We are extremely disappointed that this property no longer meets the operational needs of FFP. We are appreciative of the hundreds of hours of work spent exploring every possible avenue to successfully open the building as the Pantry’s new location. Not only have staff and our team of architects, builders, engineers, traffic consultant, legal services, and site planning experts worked tirelessly to vet potential solutions, the public also has been incredibly supportive of this endeavor.
After almost 18 months of work, we concluded that while 138 East Central was a viable option for FFP pre-pandemic, Covid-19 so drastically changed our operations and programming that the property no longer allowed us to fully meet the needs of our neighbors.
Some of the new programs that this property was challenged to support include:
Curbside Distribution – shown to be incredibly important for our neighbors with health issues, mobility concerns, young children, constrained schedules etc.
Home Delivery – critical for our most vulnerable neighbors facing chronic disease, cancer treatments, transportation limitations, and other situations that restrict travel
Holiday Distributions – this program grew under Covid, adding a permanent Summer Distribution to augment the two winter distributions
We also faced logistical challenges on the site that would have limited the ability of our community to contribute to the community through the food drives or our community donation bin – both of which are key aspects of our success. Finally, a number of discretionary site planning requirements became evident. Meeting these would have drastically and negatively impacted our services.
We are actively pursuing other options for a new Franklin Food Pantry site. The limitations of our current site remain, and our reach has expanded beyond what our current site can do. We are grateful to Rockland Trust for allowing us to continue to operate under their roof – our neighbors rely on us, and them, to access support during difficult times. What we learned through this process is valuable and will be applied to the next site. While this pivot is a temporary change in direction, the strategic decision to move to a new location has not wavered and the project has not lost steam.
For all of those who financially supported our new building campaign, rest assured that it is happening. For all of those who provided your expertise, letters of support, time on our various Committees and continue to be Ambassadors to what we do every day – thank you. We take that commitment to our mission very seriously and will achieve our goal of a new space.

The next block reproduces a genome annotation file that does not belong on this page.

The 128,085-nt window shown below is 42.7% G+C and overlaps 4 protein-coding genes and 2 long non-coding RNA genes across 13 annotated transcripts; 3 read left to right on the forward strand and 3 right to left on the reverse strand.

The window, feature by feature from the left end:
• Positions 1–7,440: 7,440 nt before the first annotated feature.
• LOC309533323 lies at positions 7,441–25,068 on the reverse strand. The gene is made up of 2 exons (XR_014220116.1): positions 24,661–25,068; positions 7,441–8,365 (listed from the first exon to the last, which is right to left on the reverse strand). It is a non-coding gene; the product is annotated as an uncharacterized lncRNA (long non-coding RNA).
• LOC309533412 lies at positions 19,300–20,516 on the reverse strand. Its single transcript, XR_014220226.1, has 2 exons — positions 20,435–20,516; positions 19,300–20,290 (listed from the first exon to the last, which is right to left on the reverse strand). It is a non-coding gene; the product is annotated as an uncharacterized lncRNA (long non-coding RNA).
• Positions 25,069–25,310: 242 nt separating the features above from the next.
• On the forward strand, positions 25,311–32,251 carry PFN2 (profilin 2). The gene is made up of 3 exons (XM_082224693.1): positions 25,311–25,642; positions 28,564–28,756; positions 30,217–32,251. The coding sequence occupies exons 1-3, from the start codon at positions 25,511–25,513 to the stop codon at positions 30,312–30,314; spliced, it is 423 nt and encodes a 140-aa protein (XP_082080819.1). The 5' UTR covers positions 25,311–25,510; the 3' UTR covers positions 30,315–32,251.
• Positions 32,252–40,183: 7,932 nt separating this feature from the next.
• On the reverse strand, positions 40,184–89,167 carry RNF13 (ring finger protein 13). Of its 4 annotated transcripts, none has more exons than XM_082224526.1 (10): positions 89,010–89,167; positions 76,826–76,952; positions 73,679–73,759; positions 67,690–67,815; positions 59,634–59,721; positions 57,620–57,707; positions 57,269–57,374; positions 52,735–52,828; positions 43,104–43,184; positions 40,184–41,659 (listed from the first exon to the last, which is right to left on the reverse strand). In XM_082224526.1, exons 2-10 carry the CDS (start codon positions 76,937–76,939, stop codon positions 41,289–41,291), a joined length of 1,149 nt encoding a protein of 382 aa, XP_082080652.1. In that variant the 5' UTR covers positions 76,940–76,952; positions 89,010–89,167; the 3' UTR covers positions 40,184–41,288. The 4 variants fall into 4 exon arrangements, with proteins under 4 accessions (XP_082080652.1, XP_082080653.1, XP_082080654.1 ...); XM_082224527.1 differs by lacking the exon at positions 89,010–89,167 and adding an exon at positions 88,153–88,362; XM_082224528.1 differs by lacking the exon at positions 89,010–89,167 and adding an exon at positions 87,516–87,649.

In the meantime, we continue to serve those who need us. Food insecurity isn’t merely a physical struggle, but a social, mental and emotional burden that FFP tries to meet with kindness, grace and humility. We will continue serving, every day, without waver, while we work to secure our new home.
Attempts were made starting mid-day on Friday to reach current director, Tina Powderly, former director Lynn Calling (who now works for another non-profit) and current acting board chair, Jim Roche as well as Middlesex Savings Bank. Those attempts have not been successful as of 11 pm Friday.
However, an individual with knowledge of the project, speaking off the record, stated that the purchase seems to have been financed with the help of Middlesex Savings Bank, an organization that donated some $330,000 in total to several food pantries in the region, including Franklin’s. The individual said it was surprising that a bank was willing to extend credit for a polluted site and speculated that this may have been accomplished with the help of a federal program that aims to get so-called “brownfields” (moderately polluted sites) cleaned up and back in use. The individual also noted the very compact nature of the site and its proximity to high road traffic areas made it problematic from the start.
Multiple sources, including local historian Joe Landry, have confirmed that the site was used for automotive businesses for many decades. It has also been unused and empty for many years.
A new or updated story will be developed next week as sources become available.